Twenty eight-year-old Kenny O’Dell had come to Nashville in 1970 with a background centered in rock and pop music. O’Dell had begun singing at the age of nine and, using a Martin guitar as his rhythm partner, he had performed with several bands before he graduated from junior high. In the early sixties he migrated from his native Oklahoma to California and worked with a host of different stars, including rock guitar legend Duane Eddy. In 1967, O’Dell finally landed a West Coast record deal and hit the pop chart with a self-penned song called “Beautiful People.” Bobby Vee also cut Kenny’s composition and made “Beautiful People” into a minor hit. When O’Dell’s next song “Next Plane To London” became a top twenty hit for the group Rose Garden, things looked bright. But a career in rock music was by then starting to be more and more difficult to maintain, and soon Kenny’s songwriting capability was falling on deaf ears. When he was offered the opportunity to move to Nashville in 1970 and run Bobby Goldsboro’s publishing group, O’Dell jumped at the chance.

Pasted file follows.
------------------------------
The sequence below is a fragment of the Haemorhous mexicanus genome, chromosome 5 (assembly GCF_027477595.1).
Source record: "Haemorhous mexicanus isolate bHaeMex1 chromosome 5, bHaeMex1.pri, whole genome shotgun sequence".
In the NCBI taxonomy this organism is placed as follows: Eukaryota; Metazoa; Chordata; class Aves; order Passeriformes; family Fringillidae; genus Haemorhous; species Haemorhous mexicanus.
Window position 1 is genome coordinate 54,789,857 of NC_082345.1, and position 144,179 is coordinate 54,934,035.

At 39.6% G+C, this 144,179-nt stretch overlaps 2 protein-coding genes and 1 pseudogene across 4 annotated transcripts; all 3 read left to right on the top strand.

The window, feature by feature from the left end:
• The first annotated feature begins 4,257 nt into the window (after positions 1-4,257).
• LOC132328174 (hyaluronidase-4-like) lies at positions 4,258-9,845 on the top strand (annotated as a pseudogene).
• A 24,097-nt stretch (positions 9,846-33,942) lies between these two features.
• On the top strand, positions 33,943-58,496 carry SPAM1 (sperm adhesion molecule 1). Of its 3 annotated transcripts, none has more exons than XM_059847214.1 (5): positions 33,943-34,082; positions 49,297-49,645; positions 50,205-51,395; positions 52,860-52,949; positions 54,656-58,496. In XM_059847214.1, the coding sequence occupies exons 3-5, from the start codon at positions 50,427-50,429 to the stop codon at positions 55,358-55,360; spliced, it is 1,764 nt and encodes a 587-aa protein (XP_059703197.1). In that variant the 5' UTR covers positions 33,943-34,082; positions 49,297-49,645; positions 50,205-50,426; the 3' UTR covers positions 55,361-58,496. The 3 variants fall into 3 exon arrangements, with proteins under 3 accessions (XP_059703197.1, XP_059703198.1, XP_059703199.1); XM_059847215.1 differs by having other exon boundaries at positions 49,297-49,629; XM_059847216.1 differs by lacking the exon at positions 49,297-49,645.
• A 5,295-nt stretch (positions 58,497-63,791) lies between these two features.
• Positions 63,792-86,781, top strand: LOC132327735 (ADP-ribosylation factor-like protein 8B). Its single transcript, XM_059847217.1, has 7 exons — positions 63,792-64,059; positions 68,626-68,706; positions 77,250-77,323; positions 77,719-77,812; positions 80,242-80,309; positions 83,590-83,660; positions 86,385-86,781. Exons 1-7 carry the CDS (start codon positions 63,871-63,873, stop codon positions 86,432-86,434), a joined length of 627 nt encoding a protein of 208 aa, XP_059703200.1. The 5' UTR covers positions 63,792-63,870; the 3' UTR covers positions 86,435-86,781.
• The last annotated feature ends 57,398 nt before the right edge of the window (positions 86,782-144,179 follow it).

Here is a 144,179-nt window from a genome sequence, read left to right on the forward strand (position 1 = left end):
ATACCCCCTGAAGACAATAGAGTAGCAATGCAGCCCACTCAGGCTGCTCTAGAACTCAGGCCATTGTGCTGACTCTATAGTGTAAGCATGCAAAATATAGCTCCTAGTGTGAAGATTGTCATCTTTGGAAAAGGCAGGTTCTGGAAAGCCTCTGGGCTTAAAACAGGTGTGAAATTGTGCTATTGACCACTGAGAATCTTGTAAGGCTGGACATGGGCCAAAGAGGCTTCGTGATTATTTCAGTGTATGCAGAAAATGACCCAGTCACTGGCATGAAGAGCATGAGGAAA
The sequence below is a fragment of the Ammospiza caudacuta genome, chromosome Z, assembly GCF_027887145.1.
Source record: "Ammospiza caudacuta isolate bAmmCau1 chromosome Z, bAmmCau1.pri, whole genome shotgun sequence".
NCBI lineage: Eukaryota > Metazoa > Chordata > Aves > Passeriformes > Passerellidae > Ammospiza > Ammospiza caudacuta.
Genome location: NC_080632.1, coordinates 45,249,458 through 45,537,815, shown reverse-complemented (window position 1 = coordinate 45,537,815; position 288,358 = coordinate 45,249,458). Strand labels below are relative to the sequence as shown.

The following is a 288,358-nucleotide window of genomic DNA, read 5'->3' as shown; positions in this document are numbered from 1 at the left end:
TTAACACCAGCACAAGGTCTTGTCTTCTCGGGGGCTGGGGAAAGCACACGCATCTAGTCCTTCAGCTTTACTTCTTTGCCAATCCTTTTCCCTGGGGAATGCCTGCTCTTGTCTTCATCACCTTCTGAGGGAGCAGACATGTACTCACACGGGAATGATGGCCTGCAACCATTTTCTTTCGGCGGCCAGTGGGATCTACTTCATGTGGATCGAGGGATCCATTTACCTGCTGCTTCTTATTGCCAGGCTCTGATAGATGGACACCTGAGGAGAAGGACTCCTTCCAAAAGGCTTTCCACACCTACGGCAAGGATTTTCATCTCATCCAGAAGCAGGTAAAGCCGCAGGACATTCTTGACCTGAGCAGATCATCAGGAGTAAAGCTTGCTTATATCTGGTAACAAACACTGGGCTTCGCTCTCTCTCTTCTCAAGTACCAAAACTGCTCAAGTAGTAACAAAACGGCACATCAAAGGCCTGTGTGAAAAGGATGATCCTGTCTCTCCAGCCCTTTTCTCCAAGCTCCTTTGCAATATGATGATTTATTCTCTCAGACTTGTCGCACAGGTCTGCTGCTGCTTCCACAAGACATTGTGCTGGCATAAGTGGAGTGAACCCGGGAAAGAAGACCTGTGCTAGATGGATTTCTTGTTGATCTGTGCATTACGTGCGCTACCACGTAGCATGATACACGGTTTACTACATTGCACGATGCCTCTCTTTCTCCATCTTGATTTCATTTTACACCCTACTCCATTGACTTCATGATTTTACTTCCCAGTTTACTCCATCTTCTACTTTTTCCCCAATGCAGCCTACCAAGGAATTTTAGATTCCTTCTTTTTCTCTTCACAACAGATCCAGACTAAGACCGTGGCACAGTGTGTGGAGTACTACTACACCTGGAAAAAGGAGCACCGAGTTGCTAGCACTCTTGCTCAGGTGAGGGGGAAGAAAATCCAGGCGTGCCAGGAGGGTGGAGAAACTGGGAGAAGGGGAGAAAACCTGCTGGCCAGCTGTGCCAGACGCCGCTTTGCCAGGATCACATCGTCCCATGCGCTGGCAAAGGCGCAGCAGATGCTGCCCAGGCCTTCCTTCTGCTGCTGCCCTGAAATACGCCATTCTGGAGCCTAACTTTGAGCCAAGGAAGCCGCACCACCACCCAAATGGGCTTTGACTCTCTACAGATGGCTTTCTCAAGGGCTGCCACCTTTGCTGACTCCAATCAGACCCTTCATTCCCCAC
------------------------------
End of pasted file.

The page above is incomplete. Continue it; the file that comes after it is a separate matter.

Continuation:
In Music City, Kenny soon found his niche and began turning out hit country songs such as “I Take It On Home,” Charlie Rich’s first big one in ’72, then Charlie’s monster record the following year “Behind Closed Doors,” Tanya Tucker’s “Lizzie and the Rainman” and “What I’ve Got In Mind” by Billie Jo Spears. The successful scribe was even given the chance to come back into the studio and record, signing with the independent label Capricorn. He produced three top twenty hits with Capricorn, the biggest of these being the #9 “Let’s Shake Hands and Come Out Lovin’” in 1978.